NOTES FROM ANOTHER SMALL IS­LAND

Sunday Herald Sun - Escape - - ASK THE TOUR GUIDE | MALTA - CE­LESTE MITCHELL

Ididn’t grow up in Val­letta but Malta is a small is­land. Go­ing to Val­letta for Mal­tese peo­ple means a max­i­mum 45minute drive, even if you live at the other end of the is­land,” Lor­raine Vas­sallo says. A lo­cal tour guide for 20 years, and with Bun­nik Tours since they started trav­el­ling to Malta in 2003, Lor­raine says she loves the “Fortress City” of this tiny na­tion for many rea­sons. “Firstly the ar­chi­tec­ture, since I love the Baroque pe­riod in our his­tory, then the breath­tak­ing views of­fered from the for­ti­fi­ca­tions, the beau­ti­ful coloured, closed, wooden bal­conies, and for meet­ing so many dif­fer­ent peo­ple!” Be­fore you visit, get ac­quainted with Malta’s cap­i­tal with Lor­raine’s top tips.

EURO­PEAN CAP­I­TAL OF CUL­TURE

Val­letta has been named the Euro­pean Cap­i­tal of Cul­ture for 2018, which means the city is be­ing recog­nised world­wide for its splen­dour in ar­chi­tec­ture and arts, and its po­si­tion and his­tor­i­cal im­por­tance through the ages. Peo­ple are com­ing to ap­pre­ci­ate more of what the city has to of­fer – not only tourists but also lo­cals who were pre­vi­ously not so in­ter­ested in our Mal­tese cul­ture.

Var­i­ous con­certs, fes­ti­vals and ex­hi­bi­tions are be­ing held in Val­letta but also in other parts of the is­land where ev­ery­one can at­tend, par­tic­i­pate and ex­pe­ri­ence the cel­e­bra­tions first-hand. One of the most awaited events is go­ing to be the Pi­casso and Miró art ex­hi­bi­tion held at the Grand Mas­ter’s Palace be­tween now and June.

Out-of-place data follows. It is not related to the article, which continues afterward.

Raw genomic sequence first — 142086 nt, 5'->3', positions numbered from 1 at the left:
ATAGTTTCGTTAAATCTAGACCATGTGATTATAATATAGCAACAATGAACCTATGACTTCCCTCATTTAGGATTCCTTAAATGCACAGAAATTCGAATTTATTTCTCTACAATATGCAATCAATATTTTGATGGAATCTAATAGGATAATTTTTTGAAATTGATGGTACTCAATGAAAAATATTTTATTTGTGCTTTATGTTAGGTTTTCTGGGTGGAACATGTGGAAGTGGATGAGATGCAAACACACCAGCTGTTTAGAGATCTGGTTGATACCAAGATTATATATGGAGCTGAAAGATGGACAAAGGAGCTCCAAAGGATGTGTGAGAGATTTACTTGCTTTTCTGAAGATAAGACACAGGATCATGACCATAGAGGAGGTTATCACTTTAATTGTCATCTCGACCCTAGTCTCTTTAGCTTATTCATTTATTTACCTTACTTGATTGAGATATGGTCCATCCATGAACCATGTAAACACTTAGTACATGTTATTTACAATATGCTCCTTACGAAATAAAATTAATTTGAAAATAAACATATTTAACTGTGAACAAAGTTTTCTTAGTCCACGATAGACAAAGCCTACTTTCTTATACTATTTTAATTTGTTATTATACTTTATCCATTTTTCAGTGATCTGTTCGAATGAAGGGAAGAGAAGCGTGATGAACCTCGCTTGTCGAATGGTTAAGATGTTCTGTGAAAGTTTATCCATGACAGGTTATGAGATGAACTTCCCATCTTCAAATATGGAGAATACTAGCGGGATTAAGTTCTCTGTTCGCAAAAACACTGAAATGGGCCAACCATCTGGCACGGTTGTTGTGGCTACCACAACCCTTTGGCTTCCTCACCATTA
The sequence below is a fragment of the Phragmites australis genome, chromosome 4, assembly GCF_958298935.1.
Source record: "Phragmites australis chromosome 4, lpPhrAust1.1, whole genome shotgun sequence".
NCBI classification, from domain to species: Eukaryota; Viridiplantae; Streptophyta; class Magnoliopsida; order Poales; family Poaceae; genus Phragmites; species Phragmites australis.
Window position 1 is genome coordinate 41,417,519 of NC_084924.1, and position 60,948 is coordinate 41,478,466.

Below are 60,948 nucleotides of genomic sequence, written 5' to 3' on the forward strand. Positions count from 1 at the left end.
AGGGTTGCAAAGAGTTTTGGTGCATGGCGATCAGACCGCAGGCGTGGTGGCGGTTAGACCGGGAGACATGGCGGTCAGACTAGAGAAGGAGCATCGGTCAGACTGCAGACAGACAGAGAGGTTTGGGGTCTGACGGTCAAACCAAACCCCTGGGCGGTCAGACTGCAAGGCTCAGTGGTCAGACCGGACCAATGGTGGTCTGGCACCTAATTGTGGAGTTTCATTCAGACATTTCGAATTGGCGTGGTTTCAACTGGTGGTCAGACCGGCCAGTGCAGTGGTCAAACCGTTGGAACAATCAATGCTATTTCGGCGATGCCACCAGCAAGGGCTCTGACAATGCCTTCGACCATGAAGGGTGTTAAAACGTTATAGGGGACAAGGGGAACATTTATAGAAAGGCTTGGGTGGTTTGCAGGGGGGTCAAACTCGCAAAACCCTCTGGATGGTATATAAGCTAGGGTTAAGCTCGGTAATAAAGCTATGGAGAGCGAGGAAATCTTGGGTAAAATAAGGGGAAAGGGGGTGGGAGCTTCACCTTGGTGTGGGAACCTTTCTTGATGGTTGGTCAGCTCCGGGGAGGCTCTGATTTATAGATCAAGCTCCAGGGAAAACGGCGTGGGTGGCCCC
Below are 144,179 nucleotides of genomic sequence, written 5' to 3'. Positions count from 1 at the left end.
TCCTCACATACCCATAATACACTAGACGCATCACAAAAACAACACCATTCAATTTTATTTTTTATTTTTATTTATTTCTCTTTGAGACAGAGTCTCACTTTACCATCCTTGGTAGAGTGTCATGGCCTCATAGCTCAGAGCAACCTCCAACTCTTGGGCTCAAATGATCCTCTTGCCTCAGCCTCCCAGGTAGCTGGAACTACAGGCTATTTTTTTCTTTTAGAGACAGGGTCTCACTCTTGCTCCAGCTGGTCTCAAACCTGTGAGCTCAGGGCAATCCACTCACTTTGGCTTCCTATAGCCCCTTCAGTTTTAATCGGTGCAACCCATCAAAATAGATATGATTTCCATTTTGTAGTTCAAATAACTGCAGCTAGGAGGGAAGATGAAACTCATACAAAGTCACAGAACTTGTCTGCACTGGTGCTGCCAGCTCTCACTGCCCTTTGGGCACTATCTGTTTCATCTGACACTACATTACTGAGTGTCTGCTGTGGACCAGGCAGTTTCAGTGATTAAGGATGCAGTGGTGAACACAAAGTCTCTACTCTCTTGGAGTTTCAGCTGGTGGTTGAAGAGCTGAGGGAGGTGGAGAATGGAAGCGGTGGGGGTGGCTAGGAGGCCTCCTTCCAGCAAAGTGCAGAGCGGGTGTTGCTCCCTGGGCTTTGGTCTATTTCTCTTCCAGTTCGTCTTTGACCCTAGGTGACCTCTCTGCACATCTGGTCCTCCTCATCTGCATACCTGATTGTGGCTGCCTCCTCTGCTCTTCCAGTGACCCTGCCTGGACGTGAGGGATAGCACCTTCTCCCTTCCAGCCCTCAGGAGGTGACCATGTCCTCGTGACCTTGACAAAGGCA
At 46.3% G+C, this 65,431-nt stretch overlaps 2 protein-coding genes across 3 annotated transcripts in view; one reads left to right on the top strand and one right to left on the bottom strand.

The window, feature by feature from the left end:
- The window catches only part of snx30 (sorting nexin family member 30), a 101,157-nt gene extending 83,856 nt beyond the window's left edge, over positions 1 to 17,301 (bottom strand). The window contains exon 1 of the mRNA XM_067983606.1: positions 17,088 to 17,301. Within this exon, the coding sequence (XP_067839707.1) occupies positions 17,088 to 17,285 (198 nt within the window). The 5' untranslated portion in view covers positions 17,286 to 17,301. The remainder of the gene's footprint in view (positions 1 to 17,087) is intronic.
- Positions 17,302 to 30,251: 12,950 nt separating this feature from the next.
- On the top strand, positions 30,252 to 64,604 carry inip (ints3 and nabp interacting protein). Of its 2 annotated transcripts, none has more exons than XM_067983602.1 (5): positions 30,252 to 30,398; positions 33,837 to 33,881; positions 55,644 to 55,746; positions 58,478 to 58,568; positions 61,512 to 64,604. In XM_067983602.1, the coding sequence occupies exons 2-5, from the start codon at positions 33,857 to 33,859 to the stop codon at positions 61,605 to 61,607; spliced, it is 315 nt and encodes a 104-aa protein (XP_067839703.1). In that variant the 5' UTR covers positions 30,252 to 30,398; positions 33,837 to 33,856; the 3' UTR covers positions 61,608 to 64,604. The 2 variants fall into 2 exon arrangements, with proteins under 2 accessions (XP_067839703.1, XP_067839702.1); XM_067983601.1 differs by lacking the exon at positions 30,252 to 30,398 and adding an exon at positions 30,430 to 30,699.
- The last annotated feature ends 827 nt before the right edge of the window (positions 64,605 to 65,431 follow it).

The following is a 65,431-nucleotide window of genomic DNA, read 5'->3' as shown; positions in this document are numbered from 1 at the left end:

DON’T MISS THIS

First and fore­most, you should visit St John’s Co-Cathe­dral, once the con­ven­tual church of the Knights Or­der of St John (the Knights of Malta). It’s the most beau­ti­ful church I have ever seen in my life.

Dat­ing back to 1731, The Ma­noel, Malta’s Na­tional Theatre, is Europe’s third-old­est still func­tion­ing theatre. It may only house 623 seats but many opera singers, mu­si­cians and troupes have graced its stage through­out the past 300 years.

The Up­per Bar­rakka Gar­dens of­fer breath­tak­ing views over the fa­mous Grand Har­bour, no mat­ter the weather.

And for more his­tory, the Na­tional Museum of Ar­chae­ol­ogy has reper­toires dat­ing as far back as 7000 years. Here is where you’ll find the fa­mous “Sleep­ing Lady” of Ħal-Saflieni and other arte­facts re­cov­ered from the var­i­ous pre­his­toric sites sit­u­ated all over the archipelago.

Val­letta is small so even though this seems like a lot, you’ll man­age all of this and more in two days.

EAT LIKE A LO­CAL

While vis­it­ing Val­letta – or any­where around the is­lands ac­tu­ally – you must try the lo­cal “pas­tizzi”, a flaky, savoury pas­try usu­ally filled with ri­cotta or mushy peas, and oven baked un­til golden brown.

Wash it down with the fizzy soft drink known as Kin­nie, brewed from bit­ter or­anges and ex­tracts of worm­wood. It’s the na­tional soft drink of Malta and both Kin­nie and pas­tizzi are eas­ily found in Val­letta cafes.

ONCE YOU’VE SEEN THE SIGHTS

Seek out the Hast­ings Gar­dens, sit­u­ated on top of the bas­tions above the right-hand side of the Main Gate. From here, you can see a large part of the is­land, Marsamx­ett Har­bour, and also get a closer look at the for­ti­fi­ca­tions pro­tect­ing the city.

PICTURE: ISTOCK

In two days, you can ex­plore much of the beau­ti­ful Fortress City of Val­letta in the tiny na­tion of Malta.

Newspapers in English

Newspapers from Australia

© PressReader. All rights reserved.